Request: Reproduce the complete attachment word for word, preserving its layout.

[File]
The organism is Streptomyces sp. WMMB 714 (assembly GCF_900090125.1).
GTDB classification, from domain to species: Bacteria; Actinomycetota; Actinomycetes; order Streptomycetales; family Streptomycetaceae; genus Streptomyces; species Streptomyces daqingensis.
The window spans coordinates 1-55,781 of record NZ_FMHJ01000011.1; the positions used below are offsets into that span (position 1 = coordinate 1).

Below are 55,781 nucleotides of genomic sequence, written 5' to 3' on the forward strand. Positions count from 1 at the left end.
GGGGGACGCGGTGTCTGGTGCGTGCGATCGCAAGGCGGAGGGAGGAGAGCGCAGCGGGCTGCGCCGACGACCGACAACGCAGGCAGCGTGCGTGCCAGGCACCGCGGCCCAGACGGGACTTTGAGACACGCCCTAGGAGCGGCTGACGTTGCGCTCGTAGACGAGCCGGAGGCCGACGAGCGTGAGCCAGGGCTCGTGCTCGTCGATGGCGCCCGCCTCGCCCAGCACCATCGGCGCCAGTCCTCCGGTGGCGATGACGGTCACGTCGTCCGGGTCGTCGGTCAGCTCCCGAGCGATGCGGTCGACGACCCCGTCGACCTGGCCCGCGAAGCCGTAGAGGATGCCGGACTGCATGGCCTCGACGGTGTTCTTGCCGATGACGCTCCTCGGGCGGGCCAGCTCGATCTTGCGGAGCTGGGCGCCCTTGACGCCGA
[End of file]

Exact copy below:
The organism is Streptomyces sp. WMMB 714 (assembly GCF_900090125.1).
GTDB classification, from domain to species: Bacteria; Actinomycetota; Actinomycetes; order Streptomycetales; family Streptomycetaceae; genus Streptomyces; species Streptomyces daqingensis.
The window spans coordinates 1-55,781 of record NZ_FMHJ01000011.1; the positions used below are offsets into that span (position 1 = coordinate 1).

Below are 55,781 nucleotides of genomic sequence, written 5' to 3' on the forward strand. Positions count from 1 at the left end.
GGGGGACGCGGTGTCTGGTGCGTGCGATCGCAAGGCGGAGGGAGGAGAGCGCAGCGGGCTGCGCCGACGACCGACAACGCAGGCAGCGTGCGTGCCAGGCACCGCGGCCCAGACGGGACTTTGAGACACGCCCTAGGAGCGGCTGACGTTGCGCTCGTAGACGAGCCGGAGGCCGACGAGCGTGAGCCAGGGCTCGTGCTCGTCGATGGCGCCCGCCTCGCCCAGCACCATCGGCGCCAGTCCTCCGGTGGCGATGACGGTCACGTCGTCCGGGTCGTCGGTCAGCTCCCGAGCGATGCGGTCGACGACCCCGTCGACCTGGCCCGCGAAGCCGTAGAGGATGCCGGACTGCATGGCCTCGACGGTGTTCTTGCCGATGACGCTCCTCGGGCGGGCCAGCTCGATCTTGCGGAGCTGGGCGCCCTTGACGCCGA